“I wrote a song called Follow A Star that was pitched for a Norman Wisdom film, but he turned it down because he wanted to write his own song. But they changed the title and pitched it for another film, so it was changed to Look For A Star and it ended up as the featured song in a film called Circus Of Horrors. We recorded it with a young singer called Gary Mills and it became a hit all over the world. So there I was at 18 years of age with my first international hit!
[cc_blockquote_right] WHEN I’M WRITING THE SONG I’M THINKING OF RHYTHMS AND THE WHOLE FEELING [/cc_blockquote_right] “But there I was just getting into the music industry, then my call-up papers arrived. Rather than do two years in National Service, I applied to do three years with the Band Of The Coldstream Guards, and they took me on as a pianist, arranger and music compiler for the marching band. They ‘consumed’ music so I was forever re-copying march cards and parts for the concert orchestra, and inbetween that I fitted in writing songs. Unfortunately within 18 months Top Rank Records folded, but I got a call from Pye Records asking if I could join them when I left the army.”
Did that discipline help instil a work ethic to your songwriting?
“It’s noticeable in my later life, I’m much better when writing to order. Whether it’s a film, or theatre piece or stage musical, I can really churn them out. Neighbours is a classic example: I was living in Australia when I got the call from the producer Reg Watson, and even before the phone call had finished I’d jotted down the first notes of ‘Neighbours, everybody needs good neighbours’. He was describing to me Ramsay Street and all the various story-lines, and I just sat there with half my mind on what the tune was going to be!”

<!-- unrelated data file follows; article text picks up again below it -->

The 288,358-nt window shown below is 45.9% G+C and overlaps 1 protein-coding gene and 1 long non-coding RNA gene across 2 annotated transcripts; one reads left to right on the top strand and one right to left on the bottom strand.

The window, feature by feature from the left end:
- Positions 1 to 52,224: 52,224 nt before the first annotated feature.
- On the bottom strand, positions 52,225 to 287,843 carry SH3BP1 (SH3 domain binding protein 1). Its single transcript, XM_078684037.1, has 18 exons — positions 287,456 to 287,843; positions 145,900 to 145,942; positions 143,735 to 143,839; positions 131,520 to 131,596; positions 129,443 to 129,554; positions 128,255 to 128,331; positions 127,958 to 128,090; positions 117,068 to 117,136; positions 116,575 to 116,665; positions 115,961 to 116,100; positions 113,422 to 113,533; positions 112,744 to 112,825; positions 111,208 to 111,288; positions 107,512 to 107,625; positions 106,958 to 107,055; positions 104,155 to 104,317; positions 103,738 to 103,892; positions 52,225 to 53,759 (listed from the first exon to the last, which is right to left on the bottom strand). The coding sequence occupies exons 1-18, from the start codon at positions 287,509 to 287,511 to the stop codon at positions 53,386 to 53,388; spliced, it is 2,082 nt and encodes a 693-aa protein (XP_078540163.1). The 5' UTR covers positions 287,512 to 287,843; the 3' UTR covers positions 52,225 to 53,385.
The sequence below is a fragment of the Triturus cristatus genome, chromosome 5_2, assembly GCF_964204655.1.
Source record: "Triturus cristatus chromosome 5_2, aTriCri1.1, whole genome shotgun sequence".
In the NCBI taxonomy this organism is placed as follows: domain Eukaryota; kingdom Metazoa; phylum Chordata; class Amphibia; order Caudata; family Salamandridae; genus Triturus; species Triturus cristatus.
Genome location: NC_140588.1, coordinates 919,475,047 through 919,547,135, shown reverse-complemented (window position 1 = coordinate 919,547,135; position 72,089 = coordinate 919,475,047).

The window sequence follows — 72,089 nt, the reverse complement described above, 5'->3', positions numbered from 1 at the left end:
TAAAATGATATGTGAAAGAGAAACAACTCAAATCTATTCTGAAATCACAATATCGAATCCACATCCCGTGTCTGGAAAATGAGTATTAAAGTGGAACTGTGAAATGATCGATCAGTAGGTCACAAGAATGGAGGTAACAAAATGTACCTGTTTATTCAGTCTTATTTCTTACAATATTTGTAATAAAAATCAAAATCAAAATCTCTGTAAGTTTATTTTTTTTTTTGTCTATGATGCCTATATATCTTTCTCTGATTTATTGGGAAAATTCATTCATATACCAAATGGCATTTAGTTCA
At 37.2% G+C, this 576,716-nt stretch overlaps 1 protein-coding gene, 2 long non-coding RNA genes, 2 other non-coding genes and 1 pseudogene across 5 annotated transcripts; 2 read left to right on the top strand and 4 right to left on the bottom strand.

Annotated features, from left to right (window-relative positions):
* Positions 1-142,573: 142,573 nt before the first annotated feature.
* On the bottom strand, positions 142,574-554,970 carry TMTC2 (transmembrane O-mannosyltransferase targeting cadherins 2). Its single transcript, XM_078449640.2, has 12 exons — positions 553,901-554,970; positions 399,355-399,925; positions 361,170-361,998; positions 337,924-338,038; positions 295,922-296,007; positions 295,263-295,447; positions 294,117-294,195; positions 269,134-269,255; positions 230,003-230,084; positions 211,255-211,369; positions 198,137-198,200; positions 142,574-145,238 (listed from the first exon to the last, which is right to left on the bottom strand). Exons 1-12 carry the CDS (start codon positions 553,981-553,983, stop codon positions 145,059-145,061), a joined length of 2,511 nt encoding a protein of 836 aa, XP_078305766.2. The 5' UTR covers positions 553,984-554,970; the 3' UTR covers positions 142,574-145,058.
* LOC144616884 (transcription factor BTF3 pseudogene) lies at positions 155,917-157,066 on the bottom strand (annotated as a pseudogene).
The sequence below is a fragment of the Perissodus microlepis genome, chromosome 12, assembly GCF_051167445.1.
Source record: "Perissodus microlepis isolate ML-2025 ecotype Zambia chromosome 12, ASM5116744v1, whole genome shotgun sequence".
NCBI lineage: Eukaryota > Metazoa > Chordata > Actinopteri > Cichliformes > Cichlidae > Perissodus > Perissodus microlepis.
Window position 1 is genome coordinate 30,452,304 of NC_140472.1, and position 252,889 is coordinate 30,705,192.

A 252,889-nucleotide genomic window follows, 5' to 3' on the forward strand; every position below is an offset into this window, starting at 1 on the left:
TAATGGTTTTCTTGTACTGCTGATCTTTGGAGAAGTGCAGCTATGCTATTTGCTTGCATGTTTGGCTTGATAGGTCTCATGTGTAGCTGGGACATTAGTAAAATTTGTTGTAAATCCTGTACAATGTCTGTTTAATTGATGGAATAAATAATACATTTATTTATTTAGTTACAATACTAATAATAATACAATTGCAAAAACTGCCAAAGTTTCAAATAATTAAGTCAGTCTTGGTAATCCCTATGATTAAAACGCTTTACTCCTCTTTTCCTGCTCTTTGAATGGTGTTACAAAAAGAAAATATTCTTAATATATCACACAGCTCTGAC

Would you call yourself a prolific writer? Do you just write as many songs as you can and then pick the best ones?
“Well, there has been times and years when I have been guilty of churning them out. In the 60s, because I’d had some success, everybody wanted one of my songs!”
We noticed you’ve written under various pseudonyms, like Mark Anthony. Why was that?
“My managing director at Pye said, ‘since your job is firstly as a record producer, I don’t want any complaints that you’re pushing your own songs, so write under a nom de plume.’ But of course, as soon as I’d had some success, it didn’t take long for the New Musical Express to discover the true identity of Mark Anthony! So it was all a waste of time anyway.
“The reason for using Fred Nightingale for Sugar And Spice, was because I wanted to hide it from the Searchers that I’d written the song – I didn’t want them to think I was jumping in on their bandwagon. They say now that they’d always known I’d written it, but they played along!”
Do you see production and songwriting as two separate stages, or is it part of the same process, as far as you’re concerned?
“I haven’t produced a lot records I didn’t write. I more enjoy producing my own things, because when I’m writing the song I’m thinking of rhythms and the whole feeling of the song. I’ve done a lot of arrangements and production of other people’s songs, especially Petula Clark – I did everything. In the 60s, she was very big in France, Italy, Spain and Germany, so I was doing all that record production as well. She was writing a lot with French writers, so I’d get the opportunity to do the English lyrics, but my first job was to put the orchestra together, do some arrangements… There was a lot of work there.”
You’ve had such a long and successful career, I imagine you could quite easily retire and never write a song again. But is that impossible, do you still work in music?
“We have a big catalogue to look after now. I enjoy the relaxation, a little bit of golf and going out on the boat, but I also enjoy the music business very much. And because of the A Life In Song show, I’ve realised I’ve got to write all this down and turn it into a book – there are lots of stories. I worked with Frank Sinatra for a long time, hoping he was going to record an album of my songs. I had 16 songs written for him and he was going to do a new version of Downtown.”
Interview: Aaron Slater